The EC’s own actions – most notably with respect to what it does with the penalty monies they collect – are as transparent as lead! The trade body never says what it does with the monies it collects. This is in stark contrast to the U.S. Department of Justice, which issued rebates to corporations and consumers after it found Microsoft guilty of antitrust violations in the Netscape browser war of the 1990s. Nor does it appear that should Intel lose the appeal that EC will disburse the penalty monies to assist any current or future European semiconductor makers in building logic chips that will compete and counter Intel’s dominant position. And the EC also hasn’t given any indication that if the antitrust findings against Intel are upheld that it will award any damage money to Intel’s rival AMD.

On the rare occasions the question is raised, the EC and Kroes manage to stonewall with the too-pat responses that the money collected in antitrust cases becomes part of the EC’s annual budget of approximately �130 billion (Euro). So where’s the relief for the downtrodden, supposedly victimized European consumers and corporations?

And what’s stopping any European firms or governments from building logic chips to compete against Intel In fact, you’d be hard pressed to name five or even one innovative European chip maker. The only one that comes to mind is Inmos, Ltd., which was founded in 1978 in Britain, got sold to Thorn-EMI and was privatized and finally sold in December 1994 to STMicroelectronics which fully assimilated it and discontinued the use of the brand name.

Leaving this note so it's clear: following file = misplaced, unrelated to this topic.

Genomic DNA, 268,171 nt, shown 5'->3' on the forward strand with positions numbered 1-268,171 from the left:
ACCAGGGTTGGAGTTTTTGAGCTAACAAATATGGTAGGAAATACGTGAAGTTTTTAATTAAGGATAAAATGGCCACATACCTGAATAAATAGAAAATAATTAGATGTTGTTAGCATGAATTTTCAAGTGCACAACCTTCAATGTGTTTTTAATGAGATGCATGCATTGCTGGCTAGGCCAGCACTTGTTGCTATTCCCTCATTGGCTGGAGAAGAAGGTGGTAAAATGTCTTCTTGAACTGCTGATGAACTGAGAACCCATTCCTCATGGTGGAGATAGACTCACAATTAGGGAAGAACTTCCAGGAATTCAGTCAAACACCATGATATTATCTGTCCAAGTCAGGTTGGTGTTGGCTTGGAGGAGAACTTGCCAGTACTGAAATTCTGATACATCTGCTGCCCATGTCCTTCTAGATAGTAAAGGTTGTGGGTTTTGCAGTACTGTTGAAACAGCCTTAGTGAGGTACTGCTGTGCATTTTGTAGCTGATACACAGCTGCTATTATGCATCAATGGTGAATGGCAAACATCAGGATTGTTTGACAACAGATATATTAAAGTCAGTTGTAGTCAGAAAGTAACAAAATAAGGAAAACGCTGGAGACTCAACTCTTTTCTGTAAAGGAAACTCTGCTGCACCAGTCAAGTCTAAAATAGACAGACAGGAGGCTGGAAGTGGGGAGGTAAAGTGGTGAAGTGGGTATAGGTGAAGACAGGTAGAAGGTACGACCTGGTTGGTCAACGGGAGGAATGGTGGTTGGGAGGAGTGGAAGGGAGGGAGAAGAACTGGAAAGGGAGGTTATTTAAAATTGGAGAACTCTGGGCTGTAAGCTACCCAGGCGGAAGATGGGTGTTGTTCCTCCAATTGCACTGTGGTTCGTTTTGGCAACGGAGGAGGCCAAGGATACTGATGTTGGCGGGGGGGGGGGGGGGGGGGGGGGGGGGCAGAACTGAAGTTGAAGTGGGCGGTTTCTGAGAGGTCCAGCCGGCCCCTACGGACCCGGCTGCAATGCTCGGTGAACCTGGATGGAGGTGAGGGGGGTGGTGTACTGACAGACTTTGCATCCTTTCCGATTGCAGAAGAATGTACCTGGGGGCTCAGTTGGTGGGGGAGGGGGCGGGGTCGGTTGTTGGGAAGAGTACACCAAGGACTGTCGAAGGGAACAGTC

Meanwhile, those big, bad American firms keep on stimulating the local and regional European economies. Intel employs 6,000 workers in Europe – most of them at the company’s large manufacturing facility in Ireland, according to Ottellini. That’s a lot of jobs and a lot of revenue. Kroes would be well advised – whenever she can stop cracking jokes – that her continuing hard line against American firms could backfire. It’s not inconceivable that Intel, Microsoft and other firms could scale back European operations if it becomes too onerous to do business there.

Apparently, even European free market advocates are critical of the EC’s decision to fine Intel and are publicly criticizing the trade body. In an article on VON’s Website , Jonathan Zuck, president of the Association for Competitive Technology, a tech advocacy foundation based in Brussels, was quoted as questioning the EC’s actions and motivations. “For the past 20 years, the microprocessor industry has delivered more innovation, more speed, more functionality, and lower prices,” Zuck said. “Over the past 10 years, the average price of Intel’s PC microprocessors has dropped by 60 percent. When the only one complaining about the competitive situation is AMD, it raises serious concerns about the efficacy of this action.”

ITIC will keep you apprised of updates as they unfold. And we’ll also keep trying to “follow the money.”